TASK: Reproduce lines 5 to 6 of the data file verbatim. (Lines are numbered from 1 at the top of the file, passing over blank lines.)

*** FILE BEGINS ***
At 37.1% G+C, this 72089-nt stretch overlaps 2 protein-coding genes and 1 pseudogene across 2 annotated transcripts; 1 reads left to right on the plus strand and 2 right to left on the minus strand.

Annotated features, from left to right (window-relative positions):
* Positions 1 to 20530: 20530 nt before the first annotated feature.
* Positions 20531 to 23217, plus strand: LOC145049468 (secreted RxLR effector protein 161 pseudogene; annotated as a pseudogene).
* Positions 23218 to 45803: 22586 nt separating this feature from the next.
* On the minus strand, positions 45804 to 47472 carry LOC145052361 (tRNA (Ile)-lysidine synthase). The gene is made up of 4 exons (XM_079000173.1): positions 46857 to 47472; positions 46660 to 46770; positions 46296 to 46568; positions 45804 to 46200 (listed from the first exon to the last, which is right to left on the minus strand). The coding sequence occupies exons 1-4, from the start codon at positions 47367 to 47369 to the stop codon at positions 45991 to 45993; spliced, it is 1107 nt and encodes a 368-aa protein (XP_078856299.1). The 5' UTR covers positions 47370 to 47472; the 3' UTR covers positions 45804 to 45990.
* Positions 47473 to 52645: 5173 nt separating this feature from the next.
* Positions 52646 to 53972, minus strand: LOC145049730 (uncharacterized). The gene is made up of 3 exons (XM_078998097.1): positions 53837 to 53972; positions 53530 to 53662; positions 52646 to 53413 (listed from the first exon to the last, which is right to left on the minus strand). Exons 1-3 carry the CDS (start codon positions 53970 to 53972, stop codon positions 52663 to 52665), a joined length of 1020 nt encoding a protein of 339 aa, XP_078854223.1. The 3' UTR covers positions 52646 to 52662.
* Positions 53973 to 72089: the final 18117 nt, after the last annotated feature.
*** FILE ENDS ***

* Positions 23218 to 45803: 22586 nt separating this feature from the next.
* On the minus strand, positions 45804 to 47472 carry LOC145052361 (tRNA (Ile)-lysidine synthase). The gene is made up of 4 exons (XM_079000173.1): positions 46857 to 47472; positions 46660 to 46770; positions 46296 to 46568; positions 45804 to 46200 (listed from the first exon to the last, which is right to left on the minus strand). The coding sequence occupies exons 1-4, from the start codon at positions 47367 to 47369 to the stop codon at positions 45991 to 45993; spliced, it is 1107 nt and encodes a 368-aa protein (XP_078856299.1). The 5' UTR covers positions 47370 to 47472; the 3' UTR covers positions 45804 to 45990.